Can a gorilla ape Banksy? That’s the setup of Disney’s new animal rights flick, “The One and Only Ivan,” impressed by the true story of a silverback gorilla who spent 27 years intimidating kids at a shopping center in Tacoma, Wash. In the movie, he turns into politicized over his imprisonment and expresses his outrage by artwork. Directed by Thea Sharrock and primarily based on Okay.A. Applegate’s Newbery Award-winning guide of the similar title, this retelling is sweet candy in contrast with the actual Ivan’s cameo in the 1991 documentary “The Urban Gorilla,” which turned him right into a 500-pound trigger célèbre. This computer-animated Ivan is ready to converse for himself (in the voice of Sam Rockwell). As authorized efforts in Germany, Argentina and the Balearic Islands have established precedents that would make primate personhood a future civil rights struggle, what’s the movie’s ratio of fiction to truth? We reply this and different questions beneath.
Ivan resents the stereotype that silverback gorillas are indignant chest-thumpers. Are silverbacks actually the most violent gorilla species?
First, silverbacks aren’t a species. Silverback is a literal description for a male gorilla whose black fur has begun to show grey on his shoulders and backbone, which occurs round the wizened age of 13. Yet, whereas calling a human a “graybeard” or a “blue hair” is an insult, “silverback” is synonymous with “alpha.” In gorilla society, age equals standing. Instead of reaching for the hair dye, a silverback enjoys the adoration of a harem of females, whereas lonely youthful males skulk in exile. A silverback will struggle rival troops and juvenile punks seeking to seize energy, however he’s no specific risk to people.
Right, Ivan grows up liking his proprietor, Mack (Bryan Cranston), who takes him to the drive-in to see Disney-branded films like “Robin Hood.” So in the ’70s, you would simply undertake a gorilla?
In 20 states, you still can — if you get a permit. (Please don’t.) Baby gorillas weren’t as victimized by the primate craze of the ’60s and ’70s as chimpanzees and bonobos, when infant apes were raised like children by well-meaning scientists. Once grown, the confused animals were shipped to zoos and sanctuaries, where their own kind rejected them as socially awkward geeks. (Seek out the fantastic documentary “Project Nim” for the full tragedy.) “The One and Only Ivan” recognizes the Stockholm syndrome that arises when an intelligent animal bonds with its captor, in the absence of its own species. While the film gives its star a happy ending, the actual Ivan struggled to acclimate to his fellow gorillas at a zoo. Despite his prestigious silver fur, he was mocked or, at best, ignored, by females while caretakers gossiped about how rarely he got to mate. Primates raised in human homes also pick up human vices like junk food and alcohol; Ivan fiended for cigarettes. (Don’t worry, parents. Here, he’s only addicted to finger paints.)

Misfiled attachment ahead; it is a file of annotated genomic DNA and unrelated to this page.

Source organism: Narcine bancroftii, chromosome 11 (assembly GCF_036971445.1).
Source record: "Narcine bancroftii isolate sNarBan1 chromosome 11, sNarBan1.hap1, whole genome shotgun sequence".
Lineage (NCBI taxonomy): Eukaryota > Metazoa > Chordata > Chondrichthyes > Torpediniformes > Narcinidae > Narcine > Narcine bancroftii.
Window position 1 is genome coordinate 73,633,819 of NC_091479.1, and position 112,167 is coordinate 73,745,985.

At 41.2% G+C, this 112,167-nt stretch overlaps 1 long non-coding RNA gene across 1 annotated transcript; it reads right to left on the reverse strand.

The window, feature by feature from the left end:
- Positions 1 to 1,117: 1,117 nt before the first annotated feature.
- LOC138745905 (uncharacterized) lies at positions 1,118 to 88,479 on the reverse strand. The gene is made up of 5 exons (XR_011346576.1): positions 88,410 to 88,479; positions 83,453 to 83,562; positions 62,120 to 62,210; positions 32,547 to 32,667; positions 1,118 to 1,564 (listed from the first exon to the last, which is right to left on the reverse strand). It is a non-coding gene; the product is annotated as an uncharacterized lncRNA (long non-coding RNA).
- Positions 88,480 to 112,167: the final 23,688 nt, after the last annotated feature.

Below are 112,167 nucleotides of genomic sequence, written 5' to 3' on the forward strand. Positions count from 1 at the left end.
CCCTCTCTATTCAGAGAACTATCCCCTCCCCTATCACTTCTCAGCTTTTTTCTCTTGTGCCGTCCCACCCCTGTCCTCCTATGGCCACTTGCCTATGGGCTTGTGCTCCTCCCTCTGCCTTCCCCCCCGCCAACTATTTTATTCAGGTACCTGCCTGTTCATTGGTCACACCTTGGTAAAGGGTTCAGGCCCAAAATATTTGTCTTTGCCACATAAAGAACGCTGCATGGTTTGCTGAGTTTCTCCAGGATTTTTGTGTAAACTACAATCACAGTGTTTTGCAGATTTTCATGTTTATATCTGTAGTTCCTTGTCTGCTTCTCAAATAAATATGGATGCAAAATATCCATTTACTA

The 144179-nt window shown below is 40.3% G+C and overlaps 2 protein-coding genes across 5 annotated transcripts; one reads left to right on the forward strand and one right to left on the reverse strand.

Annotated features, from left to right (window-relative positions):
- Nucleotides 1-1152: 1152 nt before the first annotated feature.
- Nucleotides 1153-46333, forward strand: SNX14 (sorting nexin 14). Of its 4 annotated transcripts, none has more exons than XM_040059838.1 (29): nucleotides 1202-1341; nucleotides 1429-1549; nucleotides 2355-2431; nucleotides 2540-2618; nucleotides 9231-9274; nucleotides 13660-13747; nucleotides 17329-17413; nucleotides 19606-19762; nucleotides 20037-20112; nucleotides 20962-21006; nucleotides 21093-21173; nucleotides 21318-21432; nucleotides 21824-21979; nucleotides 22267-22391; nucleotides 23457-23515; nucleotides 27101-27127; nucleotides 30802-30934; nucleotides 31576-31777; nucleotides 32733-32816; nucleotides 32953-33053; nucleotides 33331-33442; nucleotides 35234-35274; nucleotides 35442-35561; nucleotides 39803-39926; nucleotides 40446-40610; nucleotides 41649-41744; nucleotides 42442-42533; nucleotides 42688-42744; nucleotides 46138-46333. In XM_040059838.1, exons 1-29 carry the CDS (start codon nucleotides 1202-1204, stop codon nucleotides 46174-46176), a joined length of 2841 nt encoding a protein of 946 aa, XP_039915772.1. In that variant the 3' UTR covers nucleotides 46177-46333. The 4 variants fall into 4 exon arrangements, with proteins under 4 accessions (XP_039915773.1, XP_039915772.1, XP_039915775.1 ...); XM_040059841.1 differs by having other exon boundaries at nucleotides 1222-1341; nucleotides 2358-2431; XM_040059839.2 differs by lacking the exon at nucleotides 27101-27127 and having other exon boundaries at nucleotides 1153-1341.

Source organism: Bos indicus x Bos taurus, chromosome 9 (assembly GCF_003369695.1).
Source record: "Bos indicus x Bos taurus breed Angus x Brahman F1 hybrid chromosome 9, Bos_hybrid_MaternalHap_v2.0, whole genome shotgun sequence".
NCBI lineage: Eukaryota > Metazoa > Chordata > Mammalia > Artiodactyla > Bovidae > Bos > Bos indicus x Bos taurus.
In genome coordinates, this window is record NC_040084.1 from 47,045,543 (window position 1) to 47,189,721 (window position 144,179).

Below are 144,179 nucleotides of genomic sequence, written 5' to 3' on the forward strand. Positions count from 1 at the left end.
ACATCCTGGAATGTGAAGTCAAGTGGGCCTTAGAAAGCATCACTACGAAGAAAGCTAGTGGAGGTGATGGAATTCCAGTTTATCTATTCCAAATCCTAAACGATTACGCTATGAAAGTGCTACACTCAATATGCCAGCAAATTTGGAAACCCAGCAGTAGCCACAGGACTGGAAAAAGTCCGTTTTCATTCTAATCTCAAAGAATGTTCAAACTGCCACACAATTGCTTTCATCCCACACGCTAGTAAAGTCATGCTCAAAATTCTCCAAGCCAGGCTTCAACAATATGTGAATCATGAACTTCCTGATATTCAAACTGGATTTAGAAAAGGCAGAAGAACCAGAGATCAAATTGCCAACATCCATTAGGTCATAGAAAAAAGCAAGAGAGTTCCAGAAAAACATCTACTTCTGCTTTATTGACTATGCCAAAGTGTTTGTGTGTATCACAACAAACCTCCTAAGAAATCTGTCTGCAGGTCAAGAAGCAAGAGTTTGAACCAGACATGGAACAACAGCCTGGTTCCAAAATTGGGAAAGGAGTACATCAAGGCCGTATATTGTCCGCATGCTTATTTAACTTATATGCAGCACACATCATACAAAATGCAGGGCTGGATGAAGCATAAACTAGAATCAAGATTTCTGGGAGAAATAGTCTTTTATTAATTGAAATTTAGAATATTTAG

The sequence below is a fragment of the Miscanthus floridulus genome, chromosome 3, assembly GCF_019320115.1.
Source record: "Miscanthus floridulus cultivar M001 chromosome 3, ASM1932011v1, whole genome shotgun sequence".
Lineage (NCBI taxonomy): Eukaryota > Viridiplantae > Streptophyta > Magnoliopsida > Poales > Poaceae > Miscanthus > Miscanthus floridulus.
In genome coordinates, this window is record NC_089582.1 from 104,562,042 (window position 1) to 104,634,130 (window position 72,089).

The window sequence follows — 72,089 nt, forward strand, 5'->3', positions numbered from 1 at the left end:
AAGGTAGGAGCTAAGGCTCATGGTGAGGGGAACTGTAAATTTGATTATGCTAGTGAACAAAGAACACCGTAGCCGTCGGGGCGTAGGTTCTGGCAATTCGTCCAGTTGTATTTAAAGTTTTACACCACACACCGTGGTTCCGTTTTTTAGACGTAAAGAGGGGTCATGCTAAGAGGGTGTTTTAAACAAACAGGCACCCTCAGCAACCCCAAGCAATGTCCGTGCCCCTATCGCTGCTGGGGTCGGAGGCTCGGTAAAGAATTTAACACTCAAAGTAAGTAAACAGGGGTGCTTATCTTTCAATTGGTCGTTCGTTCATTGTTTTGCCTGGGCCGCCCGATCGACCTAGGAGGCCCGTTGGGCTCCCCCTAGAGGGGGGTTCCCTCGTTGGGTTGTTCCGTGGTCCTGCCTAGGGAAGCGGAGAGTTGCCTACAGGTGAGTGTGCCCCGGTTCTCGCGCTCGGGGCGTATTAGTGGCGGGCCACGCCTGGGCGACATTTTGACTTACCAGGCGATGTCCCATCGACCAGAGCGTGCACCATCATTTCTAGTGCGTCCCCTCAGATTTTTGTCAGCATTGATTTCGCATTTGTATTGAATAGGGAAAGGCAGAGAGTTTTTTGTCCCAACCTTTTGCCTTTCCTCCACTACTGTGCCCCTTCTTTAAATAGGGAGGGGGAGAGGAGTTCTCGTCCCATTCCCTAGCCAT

Ivan wants Mack’s circus to make more money. Do gorillas understand economics?
Probably. Primates do understand currency. Chimpanzees have been educated to value 100-yen coins, which they exchange for apples. Capuchins introduced to tokens quickly learn to budget, gamble and plot a bank heist (in addition to reinventing the oldest profession). And once wild Indonesian macaques realized inedible objects hold value to humans, they schemed to steal hats, sunglasses and cameras, which they would ransom for crackers.
Those aren’t gorillas, though. Gorillas are great apes — shouldn’t they be smarter than a macaque?
Probably. Evidence is harder to obtain. Lethargic and less motivated by food rewards, gorillas are the bright slacker in the back of the class who refuses to take the quiz. For instance, while orangutans, bonobos, chimps and human babies have all passed the mirror test — the ability to recognize oneself in a flat image — gorillas are graded inconclusive. Their paranoia of aggressive eye contact makes them refuse to look in a mirror at all. The fictional Ivan’s ability to recognize his image on billboards and TV is singular, with one celebrity exception: Koko the gorilla, who snapped her own self-portrait in a mirror, a photo that became the cover of National Geographic. However, Koko’s achievements have proven to be singular and suspicious.
Fine. But can gorillas really paint?
Absolutely. So can cats, dogs, dolphins, horses, elephants, rhinos, giraffes, meerkats, squirrels, bats, lemurs, pigs, parrots, turtles, sea lions, snakes and cockroaches. While gorillas have not been observed to paint with mud in nature, as Ivan does here — and his climatic masterpiece, which recalls Van Gogh’s “Wheatfield With Crows,” is unparalleled — zoos have discovered that every creature is a budding artist, once there’s a brush in their mouth or ink on their feet. This explosion of animal-made abstract art — which might be likened more to the work of Franz Kline, Joan Mitchell and Wassily Kandinsky than that of Picasso or Pollock — is good for zoos’ gift shops. But is a gorilla consciously creative? Yes, in the case of (once again) Koko and her companion Michael, who both used sign language to give their works descriptive titles like “Bird,” “Toy Dinosaur,” “Stink Gorilla More” and “Pink Pink Stink Nice Drink.”